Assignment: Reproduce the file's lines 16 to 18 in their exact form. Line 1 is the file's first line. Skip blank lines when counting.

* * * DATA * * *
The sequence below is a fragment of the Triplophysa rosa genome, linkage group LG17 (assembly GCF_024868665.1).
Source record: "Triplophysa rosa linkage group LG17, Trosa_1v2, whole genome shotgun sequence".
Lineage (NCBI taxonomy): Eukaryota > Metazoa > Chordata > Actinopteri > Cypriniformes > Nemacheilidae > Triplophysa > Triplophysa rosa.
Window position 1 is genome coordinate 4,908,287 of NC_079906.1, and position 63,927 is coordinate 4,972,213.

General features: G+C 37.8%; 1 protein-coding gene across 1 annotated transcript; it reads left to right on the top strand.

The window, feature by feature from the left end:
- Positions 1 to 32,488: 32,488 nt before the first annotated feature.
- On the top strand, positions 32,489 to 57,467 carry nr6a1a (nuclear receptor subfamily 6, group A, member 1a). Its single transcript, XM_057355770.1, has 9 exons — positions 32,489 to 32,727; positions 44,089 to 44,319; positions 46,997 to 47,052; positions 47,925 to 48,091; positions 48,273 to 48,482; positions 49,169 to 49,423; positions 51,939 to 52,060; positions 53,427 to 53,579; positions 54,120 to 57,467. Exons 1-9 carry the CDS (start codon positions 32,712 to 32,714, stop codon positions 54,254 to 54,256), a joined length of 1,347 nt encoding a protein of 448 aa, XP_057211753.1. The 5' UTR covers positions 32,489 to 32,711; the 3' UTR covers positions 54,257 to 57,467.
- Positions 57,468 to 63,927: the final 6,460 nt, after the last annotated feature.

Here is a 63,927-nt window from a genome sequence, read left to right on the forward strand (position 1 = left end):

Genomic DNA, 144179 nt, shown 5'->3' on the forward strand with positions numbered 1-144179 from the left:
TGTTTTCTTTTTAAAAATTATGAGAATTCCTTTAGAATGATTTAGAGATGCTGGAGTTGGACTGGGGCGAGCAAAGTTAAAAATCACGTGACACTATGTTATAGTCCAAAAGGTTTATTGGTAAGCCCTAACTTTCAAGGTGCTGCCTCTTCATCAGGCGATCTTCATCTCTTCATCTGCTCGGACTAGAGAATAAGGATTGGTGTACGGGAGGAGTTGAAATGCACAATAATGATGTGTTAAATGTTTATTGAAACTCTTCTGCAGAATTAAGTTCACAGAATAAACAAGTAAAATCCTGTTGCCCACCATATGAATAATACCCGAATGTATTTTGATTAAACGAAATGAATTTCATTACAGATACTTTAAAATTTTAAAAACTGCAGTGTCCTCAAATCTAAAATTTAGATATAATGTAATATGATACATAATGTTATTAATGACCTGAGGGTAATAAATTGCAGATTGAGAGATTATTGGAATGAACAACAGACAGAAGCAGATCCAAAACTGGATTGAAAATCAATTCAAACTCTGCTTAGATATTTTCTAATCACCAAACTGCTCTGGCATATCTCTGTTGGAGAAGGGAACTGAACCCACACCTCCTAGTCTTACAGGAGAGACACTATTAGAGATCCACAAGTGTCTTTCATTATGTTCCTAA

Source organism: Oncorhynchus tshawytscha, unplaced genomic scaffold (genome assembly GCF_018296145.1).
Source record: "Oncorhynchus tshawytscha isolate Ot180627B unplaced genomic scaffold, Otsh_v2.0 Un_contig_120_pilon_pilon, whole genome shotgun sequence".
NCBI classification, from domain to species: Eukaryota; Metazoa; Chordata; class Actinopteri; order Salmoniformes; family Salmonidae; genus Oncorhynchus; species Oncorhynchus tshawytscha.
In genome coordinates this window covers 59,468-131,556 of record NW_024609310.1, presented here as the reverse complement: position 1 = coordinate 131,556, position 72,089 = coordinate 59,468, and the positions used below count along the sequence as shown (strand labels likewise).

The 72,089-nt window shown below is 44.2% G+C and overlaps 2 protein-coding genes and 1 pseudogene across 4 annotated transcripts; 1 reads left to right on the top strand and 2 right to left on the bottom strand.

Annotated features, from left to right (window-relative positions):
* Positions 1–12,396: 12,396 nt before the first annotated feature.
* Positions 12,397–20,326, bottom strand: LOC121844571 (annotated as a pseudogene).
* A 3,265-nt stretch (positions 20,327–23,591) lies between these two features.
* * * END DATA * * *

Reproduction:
In genome coordinates this window covers 59,468-131,556 of record NW_024609310.1, presented here as the reverse complement: position 1 = coordinate 131,556, position 72,089 = coordinate 59,468, and the positions used below count along the sequence as shown (strand labels likewise).

The 72,089-nt window shown below is 44.2% G+C and overlaps 2 protein-coding genes and 1 pseudogene across 4 annotated transcripts; 1 reads left to right on the top strand and 2 right to left on the bottom strand.

Annotated features, from left to right (window-relative positions):